Sara Ali Khan puts her whole heart into her role as Rinku and delivers her performance with tremendous courage and conviction. At certain points in the film, especially in some emotional scenes, a certain degree of restraint would have improved his performance.
As the Sajjad magician, Akshay Kumar has limited reach, although his character is an integral part of the story. He appears in one of the film’s most memorable scenes, where he delivers a daredevil act like a “man on fire”, literally.
Ashish Verma as Vishnu’s friend Madhusudhan is very supportive and regularly brings a good dose of comedy.
Nitin Zihani Choudhary’s production design lends a rich and vibrant feel to the film, which begins in Sivan, Bihar and moves to Delhi and Chennai throughout the story. Cinematographer Pankaj Kumar did a great job of distinctly capturing the character of the different towns, adding to the look of the film.
AR Rahman once again reaffirms his status quo as an unprecedented composer in the entertainment industry today. While its background score adds to the drama, its folk-classic soundtrack strikes a chord and even makes you stomp on the music. Credit also goes to Irshad Kamil for his versatile lyrics, whether it’s fun numbers like Chaka Chak, Tera Rang and Little Little, soulful Tumhe Mohabbat Hai and Rait Zara Si, or upbeat Garda, making it a fantastic album that anyone can listen to. daytime.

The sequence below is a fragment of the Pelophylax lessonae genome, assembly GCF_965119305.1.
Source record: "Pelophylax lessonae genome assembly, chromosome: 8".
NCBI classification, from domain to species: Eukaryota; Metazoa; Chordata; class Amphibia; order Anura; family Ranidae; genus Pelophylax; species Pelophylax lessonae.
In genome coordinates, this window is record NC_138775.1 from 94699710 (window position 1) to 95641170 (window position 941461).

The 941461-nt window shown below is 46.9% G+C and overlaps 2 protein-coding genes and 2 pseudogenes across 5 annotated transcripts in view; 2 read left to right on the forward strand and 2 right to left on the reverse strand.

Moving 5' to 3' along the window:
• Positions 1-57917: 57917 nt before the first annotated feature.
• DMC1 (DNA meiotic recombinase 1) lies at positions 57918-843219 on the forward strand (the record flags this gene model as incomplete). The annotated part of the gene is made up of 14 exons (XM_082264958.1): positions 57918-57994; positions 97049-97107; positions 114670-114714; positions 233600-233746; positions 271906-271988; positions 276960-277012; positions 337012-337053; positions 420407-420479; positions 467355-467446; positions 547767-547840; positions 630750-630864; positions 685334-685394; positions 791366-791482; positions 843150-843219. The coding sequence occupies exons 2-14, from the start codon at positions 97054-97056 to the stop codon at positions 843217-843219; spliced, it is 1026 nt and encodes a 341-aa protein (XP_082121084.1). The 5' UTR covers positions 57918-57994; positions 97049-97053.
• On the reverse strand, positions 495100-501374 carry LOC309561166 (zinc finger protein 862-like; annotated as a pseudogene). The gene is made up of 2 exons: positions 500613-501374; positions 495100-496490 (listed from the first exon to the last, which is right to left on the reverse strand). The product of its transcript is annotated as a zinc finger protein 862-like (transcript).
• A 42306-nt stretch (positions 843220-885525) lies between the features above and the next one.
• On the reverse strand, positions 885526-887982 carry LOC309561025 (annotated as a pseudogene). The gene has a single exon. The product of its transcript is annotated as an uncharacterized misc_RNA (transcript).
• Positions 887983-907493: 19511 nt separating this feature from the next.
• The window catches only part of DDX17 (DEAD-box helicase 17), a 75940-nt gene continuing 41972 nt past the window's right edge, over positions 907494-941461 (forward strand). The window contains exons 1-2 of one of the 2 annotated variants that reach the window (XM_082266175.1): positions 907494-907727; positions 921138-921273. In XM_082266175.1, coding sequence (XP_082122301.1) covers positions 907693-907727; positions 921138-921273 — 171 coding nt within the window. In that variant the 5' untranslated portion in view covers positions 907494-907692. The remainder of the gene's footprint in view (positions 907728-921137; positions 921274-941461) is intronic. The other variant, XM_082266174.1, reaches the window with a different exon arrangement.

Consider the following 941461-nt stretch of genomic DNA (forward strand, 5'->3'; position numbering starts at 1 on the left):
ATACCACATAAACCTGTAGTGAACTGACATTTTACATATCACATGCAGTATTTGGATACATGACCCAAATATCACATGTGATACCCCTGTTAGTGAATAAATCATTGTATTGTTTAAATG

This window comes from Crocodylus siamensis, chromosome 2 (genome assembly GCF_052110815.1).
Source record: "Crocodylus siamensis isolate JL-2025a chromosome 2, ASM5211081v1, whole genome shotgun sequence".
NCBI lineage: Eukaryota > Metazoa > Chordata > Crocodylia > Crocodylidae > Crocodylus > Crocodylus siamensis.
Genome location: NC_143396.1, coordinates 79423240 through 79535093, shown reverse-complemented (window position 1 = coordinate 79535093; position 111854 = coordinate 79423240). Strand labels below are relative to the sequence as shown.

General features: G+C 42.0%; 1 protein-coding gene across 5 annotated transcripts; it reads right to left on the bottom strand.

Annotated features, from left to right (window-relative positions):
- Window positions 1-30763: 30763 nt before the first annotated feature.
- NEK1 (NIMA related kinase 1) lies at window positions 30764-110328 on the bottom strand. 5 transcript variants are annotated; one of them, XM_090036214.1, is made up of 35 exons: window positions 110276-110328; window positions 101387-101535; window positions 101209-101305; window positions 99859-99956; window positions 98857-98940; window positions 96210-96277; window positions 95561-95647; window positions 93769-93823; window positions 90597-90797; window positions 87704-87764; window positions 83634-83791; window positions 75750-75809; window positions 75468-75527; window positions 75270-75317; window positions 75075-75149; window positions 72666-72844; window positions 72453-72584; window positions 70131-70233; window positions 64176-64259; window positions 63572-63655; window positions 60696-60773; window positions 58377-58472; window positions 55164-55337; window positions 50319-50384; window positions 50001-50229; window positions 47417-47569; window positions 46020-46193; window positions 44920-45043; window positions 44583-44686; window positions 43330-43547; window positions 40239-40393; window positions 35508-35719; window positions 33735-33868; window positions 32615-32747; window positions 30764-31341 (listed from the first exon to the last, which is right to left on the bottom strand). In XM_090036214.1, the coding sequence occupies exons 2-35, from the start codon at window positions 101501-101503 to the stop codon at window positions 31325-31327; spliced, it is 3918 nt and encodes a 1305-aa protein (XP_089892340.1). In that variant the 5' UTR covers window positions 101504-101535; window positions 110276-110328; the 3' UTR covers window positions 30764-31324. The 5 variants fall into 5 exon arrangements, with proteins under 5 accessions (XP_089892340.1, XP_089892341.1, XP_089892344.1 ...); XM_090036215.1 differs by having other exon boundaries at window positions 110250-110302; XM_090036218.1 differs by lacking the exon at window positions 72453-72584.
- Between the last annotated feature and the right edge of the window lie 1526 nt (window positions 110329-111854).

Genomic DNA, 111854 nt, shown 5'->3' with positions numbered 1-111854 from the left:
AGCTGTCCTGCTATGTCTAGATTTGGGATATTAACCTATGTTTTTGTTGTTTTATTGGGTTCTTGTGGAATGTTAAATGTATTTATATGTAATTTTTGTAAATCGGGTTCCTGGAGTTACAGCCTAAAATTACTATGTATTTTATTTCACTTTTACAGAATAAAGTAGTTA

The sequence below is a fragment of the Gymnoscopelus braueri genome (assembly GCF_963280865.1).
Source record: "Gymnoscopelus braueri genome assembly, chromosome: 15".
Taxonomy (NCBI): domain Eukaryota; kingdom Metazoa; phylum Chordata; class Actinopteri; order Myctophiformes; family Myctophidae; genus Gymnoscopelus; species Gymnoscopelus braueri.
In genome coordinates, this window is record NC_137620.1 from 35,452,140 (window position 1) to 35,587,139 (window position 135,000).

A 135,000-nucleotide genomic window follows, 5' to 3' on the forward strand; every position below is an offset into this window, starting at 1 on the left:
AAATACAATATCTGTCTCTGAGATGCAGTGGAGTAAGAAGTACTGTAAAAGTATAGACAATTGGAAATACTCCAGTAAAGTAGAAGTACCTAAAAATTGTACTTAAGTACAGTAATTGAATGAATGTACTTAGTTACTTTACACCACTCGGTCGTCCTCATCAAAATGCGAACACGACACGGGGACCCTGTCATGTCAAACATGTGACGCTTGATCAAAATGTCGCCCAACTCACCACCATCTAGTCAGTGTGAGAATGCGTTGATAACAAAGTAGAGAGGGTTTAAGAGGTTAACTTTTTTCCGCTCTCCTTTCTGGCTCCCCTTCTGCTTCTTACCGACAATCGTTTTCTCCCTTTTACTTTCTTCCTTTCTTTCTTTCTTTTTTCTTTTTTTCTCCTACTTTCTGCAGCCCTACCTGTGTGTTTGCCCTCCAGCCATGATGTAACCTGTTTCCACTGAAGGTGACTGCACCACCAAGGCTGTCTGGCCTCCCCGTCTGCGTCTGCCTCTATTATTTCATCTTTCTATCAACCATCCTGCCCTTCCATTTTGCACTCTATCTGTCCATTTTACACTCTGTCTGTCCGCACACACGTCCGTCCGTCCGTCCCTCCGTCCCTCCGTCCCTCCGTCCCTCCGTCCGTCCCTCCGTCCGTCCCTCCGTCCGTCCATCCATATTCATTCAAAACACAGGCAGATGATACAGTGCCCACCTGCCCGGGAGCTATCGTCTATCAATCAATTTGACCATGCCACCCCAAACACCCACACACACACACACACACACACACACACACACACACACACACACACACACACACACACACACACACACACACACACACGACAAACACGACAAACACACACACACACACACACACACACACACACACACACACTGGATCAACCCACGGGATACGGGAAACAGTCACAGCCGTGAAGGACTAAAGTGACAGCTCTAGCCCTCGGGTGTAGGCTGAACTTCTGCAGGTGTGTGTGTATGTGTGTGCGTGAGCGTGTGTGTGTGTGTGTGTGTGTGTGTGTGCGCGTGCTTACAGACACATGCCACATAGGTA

While there are parts of the film that will leave you perplexed and curious for more details, that’s not to say the film isn’t fully entertaining. Here’s a unique story at your fingertips, an interesting cast of actors, a refreshing soundtrack and great performances. If you fancy watching a Hatke musical love story, this could be your pick of the week.